Blake LaRussa Remains Humble after Career Performance against Virginia Tech
September 26, 2018
Blake LaRussa had just led Old Dominion to one of the biggest college football upsets of all time, a 49-35 triumph over No. 13 Virginia Tech that earned ODU face time on every national sports network.
He sat on the turf at Foreman Field at S.B. Ballard Stadium, waiting for his turn to talk to TV reporters, bloodied and looking absolutely exhausted. His left eye appeared to have taken a bare knuckled right hook from Muhammad Ali.
His arms were covered with cuts and were red and swollen. He appeared to be deep in thought when I approached him and asked, "Has it sunk it what you did tonight?"
He shook his head. "Maybe tomorrow," he said.
What LaRussa did Saturday night might be the most delicious story in college football. This modest, hard-working, faithful but diminutive guy is perhaps the most unlikely football hero since Rudy Ruettiger suited up for Notre Dame.
LaRussa has dreamed of being a star Division I quarterback since he was in grade school. But at times, only he seemed to believe he could do it.
Generously listed by ODU at 5-foot-10 and 185 pounds, he's always been told he's too short, too weak and too slow. No Division I teams offered him a scholarship, and only ODU offered him the chance to walk on without a scholarship.
Until Saturday, he appeared consigned to the role of a career backup, a steady guy who worked hard but would never get a real shot at stardom.
Given that chance against Virginia Tech, on national TV, in the biggest home game ODU has ever played, LaRussa shone ever so brightly.
He completed 30 of 49 passes for 495 yards and four touchdowns and ran for another TD.
Honestly, how many of you believed ODU, a 28-point underdog, would upset Virginia Tech? And did anyone really believe LaRussa would lead the charge?
Tech was determined to play man-to-man pass defense, blitz and pound ODU's quarterbacks into submission. But LaRussa played with surprising poise and toughness. He stunned the Hokies, and a lot of ODU fans, with his elusiveness.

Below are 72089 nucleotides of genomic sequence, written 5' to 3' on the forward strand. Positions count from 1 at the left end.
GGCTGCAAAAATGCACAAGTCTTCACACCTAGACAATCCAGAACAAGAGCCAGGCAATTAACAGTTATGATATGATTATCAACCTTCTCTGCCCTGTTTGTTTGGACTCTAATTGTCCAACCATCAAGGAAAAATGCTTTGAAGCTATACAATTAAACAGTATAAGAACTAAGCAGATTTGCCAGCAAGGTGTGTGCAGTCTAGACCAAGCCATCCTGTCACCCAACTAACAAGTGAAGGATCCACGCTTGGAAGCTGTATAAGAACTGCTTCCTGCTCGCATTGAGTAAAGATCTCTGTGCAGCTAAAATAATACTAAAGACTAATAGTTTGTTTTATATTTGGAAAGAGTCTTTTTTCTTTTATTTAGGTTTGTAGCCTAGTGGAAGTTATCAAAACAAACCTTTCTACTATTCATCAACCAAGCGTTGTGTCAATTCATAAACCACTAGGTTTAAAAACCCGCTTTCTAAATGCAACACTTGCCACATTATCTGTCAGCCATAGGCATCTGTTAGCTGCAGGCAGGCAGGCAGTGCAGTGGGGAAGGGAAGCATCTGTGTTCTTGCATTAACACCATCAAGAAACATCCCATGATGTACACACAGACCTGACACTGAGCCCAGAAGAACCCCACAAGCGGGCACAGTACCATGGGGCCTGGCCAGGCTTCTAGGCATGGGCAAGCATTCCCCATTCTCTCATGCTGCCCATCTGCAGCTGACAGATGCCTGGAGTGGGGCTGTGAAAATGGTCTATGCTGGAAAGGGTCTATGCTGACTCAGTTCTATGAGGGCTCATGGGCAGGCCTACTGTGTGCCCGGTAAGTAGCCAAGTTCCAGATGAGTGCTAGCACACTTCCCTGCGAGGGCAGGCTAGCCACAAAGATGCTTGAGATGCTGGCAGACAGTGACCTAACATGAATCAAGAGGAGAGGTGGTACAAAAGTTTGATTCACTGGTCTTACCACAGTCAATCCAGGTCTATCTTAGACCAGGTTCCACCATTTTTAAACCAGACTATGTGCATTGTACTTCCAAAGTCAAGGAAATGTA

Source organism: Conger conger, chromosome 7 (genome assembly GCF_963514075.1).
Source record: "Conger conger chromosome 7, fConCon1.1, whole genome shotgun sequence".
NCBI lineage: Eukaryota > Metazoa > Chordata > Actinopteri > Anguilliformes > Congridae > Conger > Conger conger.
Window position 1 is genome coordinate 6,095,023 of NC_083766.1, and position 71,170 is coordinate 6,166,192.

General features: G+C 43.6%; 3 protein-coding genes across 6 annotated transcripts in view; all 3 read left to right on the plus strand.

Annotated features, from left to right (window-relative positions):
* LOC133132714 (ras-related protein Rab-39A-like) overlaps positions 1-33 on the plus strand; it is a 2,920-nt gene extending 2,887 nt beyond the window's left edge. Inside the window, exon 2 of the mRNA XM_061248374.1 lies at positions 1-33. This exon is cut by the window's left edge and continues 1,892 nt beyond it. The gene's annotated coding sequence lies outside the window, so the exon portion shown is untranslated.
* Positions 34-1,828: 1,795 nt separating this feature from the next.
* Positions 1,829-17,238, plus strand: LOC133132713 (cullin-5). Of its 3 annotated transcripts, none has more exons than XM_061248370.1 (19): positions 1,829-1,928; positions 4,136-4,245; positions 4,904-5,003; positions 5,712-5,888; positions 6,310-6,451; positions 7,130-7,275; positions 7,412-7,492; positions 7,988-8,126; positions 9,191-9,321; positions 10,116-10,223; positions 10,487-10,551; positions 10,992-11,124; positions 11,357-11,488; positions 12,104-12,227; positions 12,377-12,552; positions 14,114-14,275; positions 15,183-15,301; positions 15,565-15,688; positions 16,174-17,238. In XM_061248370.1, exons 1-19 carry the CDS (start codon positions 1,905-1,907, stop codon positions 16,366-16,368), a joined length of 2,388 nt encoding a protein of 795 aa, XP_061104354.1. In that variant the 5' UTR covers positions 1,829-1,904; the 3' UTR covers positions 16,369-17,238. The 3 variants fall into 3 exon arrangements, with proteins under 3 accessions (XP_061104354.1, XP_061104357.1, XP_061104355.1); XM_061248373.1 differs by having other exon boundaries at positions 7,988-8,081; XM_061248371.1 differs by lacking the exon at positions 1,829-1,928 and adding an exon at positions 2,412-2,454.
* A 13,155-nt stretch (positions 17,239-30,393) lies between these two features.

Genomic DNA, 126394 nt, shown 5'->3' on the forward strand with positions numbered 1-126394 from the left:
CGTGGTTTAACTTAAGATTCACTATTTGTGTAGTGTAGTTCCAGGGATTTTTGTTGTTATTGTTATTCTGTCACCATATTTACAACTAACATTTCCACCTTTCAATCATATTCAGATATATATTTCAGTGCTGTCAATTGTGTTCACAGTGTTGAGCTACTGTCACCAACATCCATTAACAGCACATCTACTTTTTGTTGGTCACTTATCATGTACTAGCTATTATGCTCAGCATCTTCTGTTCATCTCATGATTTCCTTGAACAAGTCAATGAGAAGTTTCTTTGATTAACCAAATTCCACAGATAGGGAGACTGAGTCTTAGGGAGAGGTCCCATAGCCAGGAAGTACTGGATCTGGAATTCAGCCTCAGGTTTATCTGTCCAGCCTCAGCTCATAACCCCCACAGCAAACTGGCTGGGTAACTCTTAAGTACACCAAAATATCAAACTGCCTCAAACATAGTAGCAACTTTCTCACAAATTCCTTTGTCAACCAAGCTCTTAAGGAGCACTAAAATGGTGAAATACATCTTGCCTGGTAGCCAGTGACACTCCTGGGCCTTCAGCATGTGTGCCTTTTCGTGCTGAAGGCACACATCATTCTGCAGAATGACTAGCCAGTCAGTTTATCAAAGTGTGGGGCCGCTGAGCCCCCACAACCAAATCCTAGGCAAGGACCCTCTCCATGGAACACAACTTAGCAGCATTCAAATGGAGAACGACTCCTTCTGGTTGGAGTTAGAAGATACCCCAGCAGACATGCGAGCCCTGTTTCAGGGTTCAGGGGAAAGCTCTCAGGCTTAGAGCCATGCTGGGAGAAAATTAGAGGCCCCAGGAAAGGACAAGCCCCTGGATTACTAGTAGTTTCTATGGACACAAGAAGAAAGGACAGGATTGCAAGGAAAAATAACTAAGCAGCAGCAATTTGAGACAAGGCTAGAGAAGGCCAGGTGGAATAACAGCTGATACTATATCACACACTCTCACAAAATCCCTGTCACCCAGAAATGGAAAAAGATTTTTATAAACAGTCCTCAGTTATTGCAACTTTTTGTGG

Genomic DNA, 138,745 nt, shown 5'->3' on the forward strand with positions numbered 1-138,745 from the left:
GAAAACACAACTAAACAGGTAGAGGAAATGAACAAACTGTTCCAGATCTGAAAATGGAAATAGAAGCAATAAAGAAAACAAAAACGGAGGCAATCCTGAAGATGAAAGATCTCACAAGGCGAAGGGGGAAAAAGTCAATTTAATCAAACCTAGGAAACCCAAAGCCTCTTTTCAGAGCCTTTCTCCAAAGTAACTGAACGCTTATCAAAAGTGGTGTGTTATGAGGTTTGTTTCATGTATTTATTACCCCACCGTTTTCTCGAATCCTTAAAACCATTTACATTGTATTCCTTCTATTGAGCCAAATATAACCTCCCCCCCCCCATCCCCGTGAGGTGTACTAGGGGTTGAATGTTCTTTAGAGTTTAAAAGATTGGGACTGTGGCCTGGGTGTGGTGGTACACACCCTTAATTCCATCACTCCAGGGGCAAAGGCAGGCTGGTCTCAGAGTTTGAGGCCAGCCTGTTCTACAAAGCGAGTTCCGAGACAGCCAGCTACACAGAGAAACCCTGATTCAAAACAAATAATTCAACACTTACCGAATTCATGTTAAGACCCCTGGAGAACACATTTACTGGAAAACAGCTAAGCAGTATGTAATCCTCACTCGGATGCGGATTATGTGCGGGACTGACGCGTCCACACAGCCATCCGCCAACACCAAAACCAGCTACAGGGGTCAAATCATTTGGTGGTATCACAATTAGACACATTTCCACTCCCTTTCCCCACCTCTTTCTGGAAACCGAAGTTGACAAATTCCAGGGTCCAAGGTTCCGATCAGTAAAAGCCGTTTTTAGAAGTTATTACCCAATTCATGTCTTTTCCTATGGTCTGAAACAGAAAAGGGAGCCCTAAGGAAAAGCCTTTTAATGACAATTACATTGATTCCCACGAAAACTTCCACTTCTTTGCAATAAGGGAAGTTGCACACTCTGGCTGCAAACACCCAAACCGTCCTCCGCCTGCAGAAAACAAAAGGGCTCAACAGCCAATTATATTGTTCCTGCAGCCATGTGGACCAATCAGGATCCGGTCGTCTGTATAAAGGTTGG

He absorbed some teeth-jarring blows - he was sacked three times and knocked to the turf 15 or 20 more times.
"Blake LaRussa's body is not built for that," ODU coach Bobby Wilder said. "But you talk about tough, he hung in there. Virginia Tech has a defensive line that is just relentless and they hit him time after time tonight and he hung in there and made play after play."
The black eye came courtesy of a vicious facemask penalty from Tech's Devon Hunter, a sophomore linebacker from Chesapeake. Each time LaRussa got socked, he got back up and dusted himself off.
That's kind of what he's been doing virtually all of his life.
Even after he threw for an incredible 8,289 yards in four combined seasons at Grassfield and Bishop Sullivan Catholic high schools, his lone offer was a partial scholarship from Division II Elizabeth City State.
Only because ODU quarterbacks coach Ron Whitcomb liked what he saw of LaRussa at a summer camp did he get an invitation to walk-on for the Monarchs.
"I saw something in him," Whitcomb said. "He's got such a strong arm. He's smart. He's dedicated. And he works so hard."
LaRussa graduated from Bishop Sullivan in December 2014, enrolled at ODU and was told if you don't impress in spring practice, we won't invite you back.
"My first impression of Blake was that we needed to introduce him to the weight room and put a little weight on him," Wilder said.
LaRussa did that in eight weeks of winter workouts. Halfway through spring practice, Wilder told him he'd earned a spot on the roster.
He redshirted in 2015 and played sparingly the last two seasons. He won a scholarship, and got playing time and a short time last season was ODU's starter.
But after Steven Williams won the starting job a year ago as a true freshman, LaRussa seemed to be destined to be a role player.
LaRussa didn't pout, didn't complain and just kept working hard. I asked him during the postgame press conference Saturday what kept him going.
His answer makes me wonder if he's not ODU's Tim Tebow.